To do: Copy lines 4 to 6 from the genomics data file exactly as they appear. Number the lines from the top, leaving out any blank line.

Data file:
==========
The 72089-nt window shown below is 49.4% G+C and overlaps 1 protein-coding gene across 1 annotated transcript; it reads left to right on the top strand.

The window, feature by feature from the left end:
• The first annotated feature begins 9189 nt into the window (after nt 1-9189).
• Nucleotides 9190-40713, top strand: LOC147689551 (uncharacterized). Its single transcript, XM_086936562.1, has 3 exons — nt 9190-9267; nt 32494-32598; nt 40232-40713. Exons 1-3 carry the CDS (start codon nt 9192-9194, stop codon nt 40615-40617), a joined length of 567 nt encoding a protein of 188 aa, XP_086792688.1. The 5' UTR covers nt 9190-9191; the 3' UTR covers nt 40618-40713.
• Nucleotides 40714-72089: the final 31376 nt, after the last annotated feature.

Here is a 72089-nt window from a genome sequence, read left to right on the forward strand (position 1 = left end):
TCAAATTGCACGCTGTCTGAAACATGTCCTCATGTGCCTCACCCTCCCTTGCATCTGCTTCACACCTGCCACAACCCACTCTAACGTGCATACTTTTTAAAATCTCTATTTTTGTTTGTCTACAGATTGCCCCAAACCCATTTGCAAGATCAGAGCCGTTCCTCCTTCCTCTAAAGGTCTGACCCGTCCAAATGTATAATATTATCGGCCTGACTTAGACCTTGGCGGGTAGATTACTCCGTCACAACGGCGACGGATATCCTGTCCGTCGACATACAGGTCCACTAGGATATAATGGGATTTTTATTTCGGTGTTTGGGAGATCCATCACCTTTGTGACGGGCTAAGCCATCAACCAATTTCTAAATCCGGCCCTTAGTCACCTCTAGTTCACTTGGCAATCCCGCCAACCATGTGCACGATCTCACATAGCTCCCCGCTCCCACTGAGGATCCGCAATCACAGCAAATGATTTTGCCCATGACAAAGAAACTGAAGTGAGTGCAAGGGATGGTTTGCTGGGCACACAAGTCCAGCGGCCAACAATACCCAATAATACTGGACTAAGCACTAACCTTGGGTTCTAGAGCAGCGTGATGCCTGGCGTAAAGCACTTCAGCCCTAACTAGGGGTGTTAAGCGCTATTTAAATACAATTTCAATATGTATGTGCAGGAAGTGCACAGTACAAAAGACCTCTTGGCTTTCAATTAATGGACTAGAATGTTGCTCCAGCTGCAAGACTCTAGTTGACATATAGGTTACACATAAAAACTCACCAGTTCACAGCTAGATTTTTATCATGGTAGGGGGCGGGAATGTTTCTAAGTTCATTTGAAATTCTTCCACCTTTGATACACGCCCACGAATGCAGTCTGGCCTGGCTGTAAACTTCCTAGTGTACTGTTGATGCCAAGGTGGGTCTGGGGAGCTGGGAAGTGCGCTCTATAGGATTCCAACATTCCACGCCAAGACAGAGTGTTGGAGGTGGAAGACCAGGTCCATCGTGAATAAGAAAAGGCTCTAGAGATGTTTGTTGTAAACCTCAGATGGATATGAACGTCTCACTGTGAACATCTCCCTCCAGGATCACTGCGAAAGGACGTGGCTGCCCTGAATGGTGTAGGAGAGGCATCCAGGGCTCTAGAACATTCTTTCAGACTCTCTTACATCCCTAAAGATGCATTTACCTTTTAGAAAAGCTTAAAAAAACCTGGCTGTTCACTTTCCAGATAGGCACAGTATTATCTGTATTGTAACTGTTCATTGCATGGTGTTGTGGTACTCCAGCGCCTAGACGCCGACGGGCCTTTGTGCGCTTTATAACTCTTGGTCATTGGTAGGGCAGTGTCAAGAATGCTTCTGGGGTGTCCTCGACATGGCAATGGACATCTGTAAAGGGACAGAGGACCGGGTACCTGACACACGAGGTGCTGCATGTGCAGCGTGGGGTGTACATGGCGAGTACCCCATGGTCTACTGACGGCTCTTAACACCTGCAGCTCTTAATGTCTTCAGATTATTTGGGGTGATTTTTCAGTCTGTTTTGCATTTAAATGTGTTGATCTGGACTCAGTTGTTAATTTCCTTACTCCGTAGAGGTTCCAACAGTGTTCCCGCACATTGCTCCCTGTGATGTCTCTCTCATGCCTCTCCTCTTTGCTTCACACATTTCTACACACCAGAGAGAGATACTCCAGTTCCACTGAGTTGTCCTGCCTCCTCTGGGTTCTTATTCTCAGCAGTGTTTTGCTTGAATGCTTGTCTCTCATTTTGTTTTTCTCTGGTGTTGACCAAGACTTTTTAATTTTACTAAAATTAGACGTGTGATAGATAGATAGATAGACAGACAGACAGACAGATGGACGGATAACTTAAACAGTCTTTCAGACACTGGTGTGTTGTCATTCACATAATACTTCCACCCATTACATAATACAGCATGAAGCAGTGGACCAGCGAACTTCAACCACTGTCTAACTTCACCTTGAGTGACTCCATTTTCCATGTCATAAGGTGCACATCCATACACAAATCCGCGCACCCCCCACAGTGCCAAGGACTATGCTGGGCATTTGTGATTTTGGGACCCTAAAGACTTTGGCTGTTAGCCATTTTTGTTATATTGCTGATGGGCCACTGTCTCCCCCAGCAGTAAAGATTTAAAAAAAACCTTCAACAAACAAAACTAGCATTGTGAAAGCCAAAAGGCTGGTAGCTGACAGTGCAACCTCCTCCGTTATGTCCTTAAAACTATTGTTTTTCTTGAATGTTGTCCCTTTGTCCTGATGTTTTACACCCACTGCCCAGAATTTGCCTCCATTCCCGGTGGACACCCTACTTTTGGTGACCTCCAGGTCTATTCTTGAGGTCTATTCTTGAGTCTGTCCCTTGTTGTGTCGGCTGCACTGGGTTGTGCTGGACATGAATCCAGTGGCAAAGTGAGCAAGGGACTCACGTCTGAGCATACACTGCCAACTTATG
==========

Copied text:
• Nucleotides 9190-40713, top strand: LOC147689551 (uncharacterized). Its single transcript, XM_086936562.1, has 3 exons — nt 9190-9267; nt 32494-32598; nt 40232-40713. Exons 1-3 carry the CDS (start codon nt 9192-9194, stop codon nt 40615-40617), a joined length of 567 nt encoding a protein of 188 aa, XP_086792688.1. The 5' UTR covers nt 9190-9191; the 3' UTR covers nt 40618-40713.
• Nucleotides 40714-72089: the final 31376 nt, after the last annotated feature.

Here is a 72089-nt window from a genome sequence, read left to right on the forward strand (position 1 = left end):